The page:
Say, no to paper tigers!

The most difficult thing is the decision to act, the rest is merely tenacity. The fears are paper tigers. You can do anything you decide to do. You can act to change and control your life; and the procedure, the process is its own reward.

Amelia Earhart

8 Cool Facts About Amelia Earhart
JULY 24, 2019

Amelia Earhart, the first woman to travel across the Atlantic by plane
Amelia Earhart
July 24th is Amelia Earhart Day! An aviation pioneer who broke numerous records, Amelia Earhart is a beloved figure in American history and an inspiration to adventurous boys and girls everywhere. Celebrate her day with your kids this summer, and discover ten cool facts about Amelia Earhart.

  1. Amelia Earhart was born on July 24, 1897.
    Her mother disagreed with society’s emphasis on raising quiet, prim little girls; she encouraged her daughters to engage in fun and activity.
  2. Amelia Earhart’s childhood nickname was Meelie.
    Meelie was an adventurous child and often had her little sister Grace (nicknamed Pidge) following her around as she climbed trees, hunted rats, and collected insects.
  3. Amelia Earhart built her own roller coaster.
    With her uncle’s help, Amelia built a wooden ramp, similar to a roller coaster she remembered from a St. Louis vacation. She zoomed off the homemade ramp in a wooden box, crashed, and got up bruised but excited, exclaiming to her little sister, “Oh, Pidge, it’s just like flying!
  4. Amelia Earhart was the sixteenth woman to get her pilot’s license.
    When she was just twenty-three, Amelia Earhart took her first airplane ride. It was just a few hundred feet, but from then on she was determined to learn to fly.
  5. Amelia Earhart was the first woman to travel across the Atlantic by plane.
    On June 17, 1928, she and a couple of male pilots flew from Newfoundland, Canada, all the way over to Wales, which took about 21 hours. Since Amelia had no experience in using plane instruments, she was simply a passenger on this flight. The pilots did give her the added task of keeping the flight log. This still proved historic and brought Amelia a hero’s welcome at home and a visit to the White House.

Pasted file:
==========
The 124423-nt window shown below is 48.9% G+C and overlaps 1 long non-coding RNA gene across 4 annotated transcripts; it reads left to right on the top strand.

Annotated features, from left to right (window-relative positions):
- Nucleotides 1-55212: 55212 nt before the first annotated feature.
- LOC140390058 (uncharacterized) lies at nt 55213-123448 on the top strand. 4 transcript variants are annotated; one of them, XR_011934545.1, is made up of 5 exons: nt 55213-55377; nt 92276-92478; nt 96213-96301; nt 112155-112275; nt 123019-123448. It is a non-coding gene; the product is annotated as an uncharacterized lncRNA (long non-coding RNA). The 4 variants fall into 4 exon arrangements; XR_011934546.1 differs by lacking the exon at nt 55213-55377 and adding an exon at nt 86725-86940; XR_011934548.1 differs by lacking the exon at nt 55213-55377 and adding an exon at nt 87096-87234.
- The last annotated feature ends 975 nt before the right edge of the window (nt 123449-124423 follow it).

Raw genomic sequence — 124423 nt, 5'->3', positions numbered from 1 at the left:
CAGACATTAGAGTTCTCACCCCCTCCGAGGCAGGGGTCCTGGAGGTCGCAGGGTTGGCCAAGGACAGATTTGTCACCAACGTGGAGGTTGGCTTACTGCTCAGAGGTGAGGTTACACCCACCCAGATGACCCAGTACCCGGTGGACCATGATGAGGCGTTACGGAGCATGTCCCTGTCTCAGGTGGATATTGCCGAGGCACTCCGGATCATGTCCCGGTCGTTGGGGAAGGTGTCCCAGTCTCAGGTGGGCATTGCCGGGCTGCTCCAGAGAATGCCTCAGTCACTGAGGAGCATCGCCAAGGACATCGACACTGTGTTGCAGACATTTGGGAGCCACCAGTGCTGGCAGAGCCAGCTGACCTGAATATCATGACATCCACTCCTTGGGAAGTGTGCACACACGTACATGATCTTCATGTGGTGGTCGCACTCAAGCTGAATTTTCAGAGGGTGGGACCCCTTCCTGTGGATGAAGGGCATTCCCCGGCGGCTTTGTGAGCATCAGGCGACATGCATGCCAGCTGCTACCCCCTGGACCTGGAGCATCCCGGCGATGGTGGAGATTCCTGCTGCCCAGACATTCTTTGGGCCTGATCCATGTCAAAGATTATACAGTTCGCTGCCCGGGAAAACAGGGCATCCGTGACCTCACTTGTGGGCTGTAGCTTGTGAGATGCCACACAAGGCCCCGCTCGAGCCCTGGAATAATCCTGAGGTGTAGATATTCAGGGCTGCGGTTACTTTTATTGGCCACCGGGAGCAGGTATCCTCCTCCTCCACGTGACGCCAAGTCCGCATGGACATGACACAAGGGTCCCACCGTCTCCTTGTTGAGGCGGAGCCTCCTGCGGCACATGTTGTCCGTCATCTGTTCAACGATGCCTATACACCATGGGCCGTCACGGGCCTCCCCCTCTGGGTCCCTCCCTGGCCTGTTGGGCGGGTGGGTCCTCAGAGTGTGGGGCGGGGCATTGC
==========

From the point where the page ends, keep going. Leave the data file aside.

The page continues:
6. Amelia Earhart was the second person and the first woman to fly solo nonstop across the Atlantic.
    Charles Lindbergh was the only one who had flown across the Atlantic Ocean solo, but Amelia Earhart proved herself equal to the task. Powerful winds battered her little plane during this flight, which lasted fourteen hours and fifty-six minutes. She also contended with mechanical issues before finally making it to a pasture in Northern Ireland.
  7. Amelia Earhart flew solo halfway across the Pacific.
    Breaking yet another record, Amelia was the first pilot to fly alone from Honolulu, Hawaii, to Oakland, California. Near the end of the uneventful flight, she listened to the radio broadcast of the Metropolitan Opera.
  8. Amelia Earhart disappeared over the Pacific Ocean.
    In 1937, Amelia attempted to fly around the globe with one crew member, Fred Noonan. She completed most of the global journey, a distance of twenty-two thousand miles, and had just seven thousand to go.

Feminist Up Off Her Knees

Snow drift, brittle and sweet, a feminist up off her knees.

Amid a swollen flag…frost reacts while trying to appease.

The land of franchised trees holds no regard to changing seas.

Only unaccountable moments of living in distant a pleasing breeze.

I am a feminist…up off her knees.

“Believe more deeply. Hold your face up to the Light, although for the moment you do not see.”

Whether my limbs be sagging unto a coarse turf…

I am the women of mother’s earth.

Pea coat in slender glove hand.

Spread before me is my land.

 

the Queer Sex

I am here.  I am queer.  And, my sexual activity matters!

womens march 19 1
Some lesbian women aren’t receiving Pap smears because their doctors have told them they don’t need them because lesbian sex “doesn’t count” as real sex. 

Some lesbian women aren’t receiving Pap smears because their doctors have told them they don’t need them because lesbian sex “doesn’t count” as real sex. A 2011 study from the University of Salford found that 37 percent of the queer women surveyed were told by their doctors that they didn’t need a cervical screening test. According to researchers Jennifer KatesUsha Ranji, Adara Beamesderfer, Alina Salganicoff, and Lindsey Dawson, queer women’s healthcare is also stigmatized within the medical community. Their 2018 study, “Health and Access to Care and Coverage for Lesbian, Gay, Bisexual, and Transgender (LGBT) Individuals in the U.S.,”published by the Henry J. Kaiser Family Foundation, notes that discrimination, violence, workplace inequality, and family rejection can create barriers to quality healthcare for LGBTQ populations, with some individuals reporting “outright denial of care” because of their sexual orientation or gender identity.